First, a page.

Bringing Bikeshare to Los Angeles CountyOctober 17, 2013 at 1:13 pm | Posted in Bike News | 1 Comment
Tags: bikeshare, Mayor Garcetti, Metro, Santa Monica Spoke, West Hollywood Bicycle Coalition
This week, bikeshare is back on the agenda for Los Angeles County. LACBC participated in a meeting at the Westside Cities Council of Governments on Tuesday hosted by Assemblymember Richard Bloom and will be supporting a motion at Metro today by Mayor Garcetti and Directors Yaroslavsky, Knabe, Bonin, and O’Connor to coordinate a countywide bikeshare program. Streetsblog covered these developments on Tuesday. For over a year, LACBC chapters Santa Monica Spoke and the West Hollywood Bicycle Coalition have been advocating for bikeshare in their respective communities. As a result of their efforts, Santa Monica stands to lead on the issue with a grant in hand to fund the launch of a system, while entrepreneurs are still seeking to bring privately funded bikeshare to West Hollywood. In the meantime, bikeshare in the City of LA has all but floundered.
In an effort to coordinate local efforts, Metro will now prepare an industry review and business case analysis for bikeshare in L.A. County, potentially resulting in a Request for Proposal (RFP) process to select a single countywide vendor. As local cities make progress and Metro decides whether to step into its natural role as a regional transportation agency, LACBC will continue to support whatever process results in a bikeshare system that serves L.A. County’s needs. We believe any system should adhere to the following principles:
- Go Big. Bikeshare works best with concentrated deployments in areas with supportive infrastructure. Clusters of kiosks should be of sufficient density in targeted neighborhoods to enable convenient use, not distributed sparsely across a broad coverage area. Cities installing bikeshare kiosks should also provide adequate on-street bike infrastructure to enable safe bike travel with an emphasis on access to transit.
- Bikeshare is a transit system. A countywide approach should ensure that the transit system is primarily designed to maximize transportation utility. A business case analysis should not deem an unprofitable system as unsuccessful if it meets a distinct transportation need cost-effectively. While advertising will likely be a significant revenue source for any system, it should not be a determining factor in the choice of kiosk locations or communities to be served.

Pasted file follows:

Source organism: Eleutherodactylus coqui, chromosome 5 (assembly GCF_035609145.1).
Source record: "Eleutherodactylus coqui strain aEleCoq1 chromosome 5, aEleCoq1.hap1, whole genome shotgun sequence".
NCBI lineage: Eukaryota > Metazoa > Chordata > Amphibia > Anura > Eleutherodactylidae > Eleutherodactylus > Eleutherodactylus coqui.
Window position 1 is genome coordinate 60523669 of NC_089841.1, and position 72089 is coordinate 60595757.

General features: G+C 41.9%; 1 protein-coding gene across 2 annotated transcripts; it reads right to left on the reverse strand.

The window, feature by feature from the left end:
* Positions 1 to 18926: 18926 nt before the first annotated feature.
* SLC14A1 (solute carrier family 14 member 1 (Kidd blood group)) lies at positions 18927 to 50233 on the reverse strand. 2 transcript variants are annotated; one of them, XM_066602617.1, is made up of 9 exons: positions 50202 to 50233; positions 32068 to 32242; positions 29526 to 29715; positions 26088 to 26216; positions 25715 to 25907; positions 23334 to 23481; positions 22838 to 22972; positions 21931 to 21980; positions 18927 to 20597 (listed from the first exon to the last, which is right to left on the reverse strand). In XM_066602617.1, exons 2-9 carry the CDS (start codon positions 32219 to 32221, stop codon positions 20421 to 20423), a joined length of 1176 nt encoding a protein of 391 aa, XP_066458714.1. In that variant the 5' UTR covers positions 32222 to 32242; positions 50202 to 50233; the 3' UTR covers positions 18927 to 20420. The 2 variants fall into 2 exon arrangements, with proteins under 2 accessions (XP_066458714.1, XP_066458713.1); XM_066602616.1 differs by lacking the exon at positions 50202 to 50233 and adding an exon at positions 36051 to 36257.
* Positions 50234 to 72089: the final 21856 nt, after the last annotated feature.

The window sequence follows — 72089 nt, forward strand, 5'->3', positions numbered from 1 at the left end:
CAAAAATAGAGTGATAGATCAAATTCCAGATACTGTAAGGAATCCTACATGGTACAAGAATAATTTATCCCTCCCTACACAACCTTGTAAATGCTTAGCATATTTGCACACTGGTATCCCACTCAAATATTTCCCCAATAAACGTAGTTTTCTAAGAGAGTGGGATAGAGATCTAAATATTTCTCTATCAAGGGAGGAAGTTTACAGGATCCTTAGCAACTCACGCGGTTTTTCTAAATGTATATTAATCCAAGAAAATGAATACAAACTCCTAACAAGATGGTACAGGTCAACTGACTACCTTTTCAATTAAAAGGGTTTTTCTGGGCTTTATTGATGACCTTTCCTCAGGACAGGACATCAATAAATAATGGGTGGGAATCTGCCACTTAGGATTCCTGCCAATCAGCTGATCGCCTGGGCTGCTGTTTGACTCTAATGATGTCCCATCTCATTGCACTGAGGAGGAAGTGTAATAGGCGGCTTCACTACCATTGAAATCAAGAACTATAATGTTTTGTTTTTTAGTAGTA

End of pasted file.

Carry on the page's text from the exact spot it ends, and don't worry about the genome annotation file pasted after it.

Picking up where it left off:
- Equity matters. A transit system also has the expectation of serving diverse populations equitably. The business case analysis must address how a bikeshare system can serve low-income communities in terms of both geographic deployment of kiosks and a fare structure that enables low-income households to participate. While not all communities can be served immediately, the system must be designed to reasonably serve low-income communities as it expands.
- Seamless operation. To ensure countywide integration, a single hardware vendor should be selected so that the customer experience is seamless and all equipment interoperable. Local operators could be chosen for maintenance and rebalancing of the single vendor’s equipment.
- Integrated fare structure. Fare systems should be integrated with other transit accounts such as TAP and Express Lanes for a unified customer experience in paying for multiple transportation options.
LACBC is encouraged by Metro’s involvement in this process. As the county’s transportation agency, Metro will play a key role in funding the infrastructure and education programs that complement bikeshare and are critical to its safe deployment. We look forward to working with Metro and local cities to ensure that these principles are incorporated into bikeshare operations in L.A. County.